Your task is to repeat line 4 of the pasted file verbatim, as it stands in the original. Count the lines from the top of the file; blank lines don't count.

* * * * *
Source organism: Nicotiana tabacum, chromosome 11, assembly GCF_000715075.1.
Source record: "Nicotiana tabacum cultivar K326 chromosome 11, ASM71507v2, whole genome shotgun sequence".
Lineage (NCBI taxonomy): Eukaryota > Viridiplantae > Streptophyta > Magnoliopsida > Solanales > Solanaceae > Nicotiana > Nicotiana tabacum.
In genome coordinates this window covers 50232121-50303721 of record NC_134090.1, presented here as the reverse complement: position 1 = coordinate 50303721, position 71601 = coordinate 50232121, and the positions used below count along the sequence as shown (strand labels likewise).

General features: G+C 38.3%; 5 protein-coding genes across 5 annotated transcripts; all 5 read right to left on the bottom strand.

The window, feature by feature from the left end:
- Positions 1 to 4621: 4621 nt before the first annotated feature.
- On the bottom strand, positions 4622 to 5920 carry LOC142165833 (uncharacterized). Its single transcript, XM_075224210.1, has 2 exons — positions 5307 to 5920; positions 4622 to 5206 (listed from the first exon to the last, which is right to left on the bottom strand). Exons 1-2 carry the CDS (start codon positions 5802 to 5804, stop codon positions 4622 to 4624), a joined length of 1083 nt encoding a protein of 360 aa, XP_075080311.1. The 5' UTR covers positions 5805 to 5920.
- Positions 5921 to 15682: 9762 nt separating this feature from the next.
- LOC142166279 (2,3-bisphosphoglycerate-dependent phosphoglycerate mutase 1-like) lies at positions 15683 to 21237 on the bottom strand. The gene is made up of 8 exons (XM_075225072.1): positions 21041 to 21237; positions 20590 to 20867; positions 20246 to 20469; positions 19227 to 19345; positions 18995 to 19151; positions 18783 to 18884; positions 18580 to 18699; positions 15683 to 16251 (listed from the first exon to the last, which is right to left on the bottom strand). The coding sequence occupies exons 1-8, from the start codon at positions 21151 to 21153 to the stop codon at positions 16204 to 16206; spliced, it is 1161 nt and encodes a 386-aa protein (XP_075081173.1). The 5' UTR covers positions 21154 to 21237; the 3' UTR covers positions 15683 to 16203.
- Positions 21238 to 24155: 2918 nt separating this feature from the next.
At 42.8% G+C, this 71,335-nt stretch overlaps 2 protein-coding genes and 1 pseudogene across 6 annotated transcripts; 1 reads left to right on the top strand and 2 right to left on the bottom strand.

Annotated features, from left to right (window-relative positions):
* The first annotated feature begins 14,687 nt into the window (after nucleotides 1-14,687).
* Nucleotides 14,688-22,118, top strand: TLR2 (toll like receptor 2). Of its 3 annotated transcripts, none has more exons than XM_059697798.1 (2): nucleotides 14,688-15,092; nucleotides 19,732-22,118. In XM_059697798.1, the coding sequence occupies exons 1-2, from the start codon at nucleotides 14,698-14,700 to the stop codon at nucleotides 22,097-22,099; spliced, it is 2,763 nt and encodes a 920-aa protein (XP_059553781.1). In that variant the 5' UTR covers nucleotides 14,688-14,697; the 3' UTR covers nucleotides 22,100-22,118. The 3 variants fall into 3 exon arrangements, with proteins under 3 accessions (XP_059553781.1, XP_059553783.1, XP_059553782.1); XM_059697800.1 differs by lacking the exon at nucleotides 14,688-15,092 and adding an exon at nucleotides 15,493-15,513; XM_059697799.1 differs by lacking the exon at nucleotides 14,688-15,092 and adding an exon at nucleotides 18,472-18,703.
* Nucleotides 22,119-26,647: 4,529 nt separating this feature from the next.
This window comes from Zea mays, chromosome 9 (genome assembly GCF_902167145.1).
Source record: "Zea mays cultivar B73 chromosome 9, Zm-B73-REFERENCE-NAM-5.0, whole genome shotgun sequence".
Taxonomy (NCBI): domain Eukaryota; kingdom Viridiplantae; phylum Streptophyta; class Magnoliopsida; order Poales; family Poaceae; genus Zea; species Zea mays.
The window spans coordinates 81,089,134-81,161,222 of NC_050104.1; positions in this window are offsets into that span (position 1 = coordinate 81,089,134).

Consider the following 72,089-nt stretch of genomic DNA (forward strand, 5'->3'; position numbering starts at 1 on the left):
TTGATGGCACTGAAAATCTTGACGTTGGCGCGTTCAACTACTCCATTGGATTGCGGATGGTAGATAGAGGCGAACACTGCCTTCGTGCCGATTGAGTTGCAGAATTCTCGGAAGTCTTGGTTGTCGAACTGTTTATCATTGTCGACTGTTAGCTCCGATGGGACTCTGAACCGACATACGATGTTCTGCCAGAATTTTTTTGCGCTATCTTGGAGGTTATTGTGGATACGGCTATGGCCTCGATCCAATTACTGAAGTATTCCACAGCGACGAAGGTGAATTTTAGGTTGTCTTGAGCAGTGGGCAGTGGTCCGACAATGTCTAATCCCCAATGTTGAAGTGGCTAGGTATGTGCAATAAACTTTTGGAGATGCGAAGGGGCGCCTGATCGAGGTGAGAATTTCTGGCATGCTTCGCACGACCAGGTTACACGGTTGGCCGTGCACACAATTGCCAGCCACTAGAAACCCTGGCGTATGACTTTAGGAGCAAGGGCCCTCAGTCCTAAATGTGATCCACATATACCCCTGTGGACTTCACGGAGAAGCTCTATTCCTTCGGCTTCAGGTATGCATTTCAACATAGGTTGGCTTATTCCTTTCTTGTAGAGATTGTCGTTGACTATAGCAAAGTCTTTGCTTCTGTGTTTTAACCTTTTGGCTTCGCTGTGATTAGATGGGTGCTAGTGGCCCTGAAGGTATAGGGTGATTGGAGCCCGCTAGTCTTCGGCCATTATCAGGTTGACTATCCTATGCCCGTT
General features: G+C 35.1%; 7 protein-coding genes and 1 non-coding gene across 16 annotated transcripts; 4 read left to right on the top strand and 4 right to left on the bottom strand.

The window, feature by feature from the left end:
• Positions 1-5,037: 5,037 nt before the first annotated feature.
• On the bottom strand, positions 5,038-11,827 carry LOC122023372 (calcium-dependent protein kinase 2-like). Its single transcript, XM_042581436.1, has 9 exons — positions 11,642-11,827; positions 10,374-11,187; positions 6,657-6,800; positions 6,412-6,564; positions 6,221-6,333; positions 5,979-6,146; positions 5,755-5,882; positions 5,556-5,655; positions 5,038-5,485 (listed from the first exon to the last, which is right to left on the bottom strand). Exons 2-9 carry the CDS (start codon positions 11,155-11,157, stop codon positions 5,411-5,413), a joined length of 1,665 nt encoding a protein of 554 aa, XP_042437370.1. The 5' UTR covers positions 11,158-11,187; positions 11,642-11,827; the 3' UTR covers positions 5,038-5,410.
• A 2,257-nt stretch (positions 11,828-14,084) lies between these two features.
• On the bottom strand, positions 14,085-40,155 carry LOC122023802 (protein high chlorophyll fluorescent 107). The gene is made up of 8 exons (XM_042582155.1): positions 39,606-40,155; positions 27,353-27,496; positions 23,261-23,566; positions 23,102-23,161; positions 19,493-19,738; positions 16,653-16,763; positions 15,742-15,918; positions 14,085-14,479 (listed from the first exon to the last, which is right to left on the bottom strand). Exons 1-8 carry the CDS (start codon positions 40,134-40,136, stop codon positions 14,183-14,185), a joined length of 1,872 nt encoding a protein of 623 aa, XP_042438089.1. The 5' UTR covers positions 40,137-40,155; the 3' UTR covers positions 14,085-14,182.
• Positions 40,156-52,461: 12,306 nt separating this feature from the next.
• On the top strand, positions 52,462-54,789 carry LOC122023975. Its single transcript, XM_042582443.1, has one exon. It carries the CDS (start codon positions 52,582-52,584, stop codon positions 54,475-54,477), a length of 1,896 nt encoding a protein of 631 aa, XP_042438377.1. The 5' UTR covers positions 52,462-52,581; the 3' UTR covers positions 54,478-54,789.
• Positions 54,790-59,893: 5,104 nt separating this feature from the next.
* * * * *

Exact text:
In genome coordinates this window covers 50232121-50303721 of record NC_134090.1, presented here as the reverse complement: position 1 = coordinate 50303721, position 71601 = coordinate 50232121, and the positions used below count along the sequence as shown (strand labels likewise).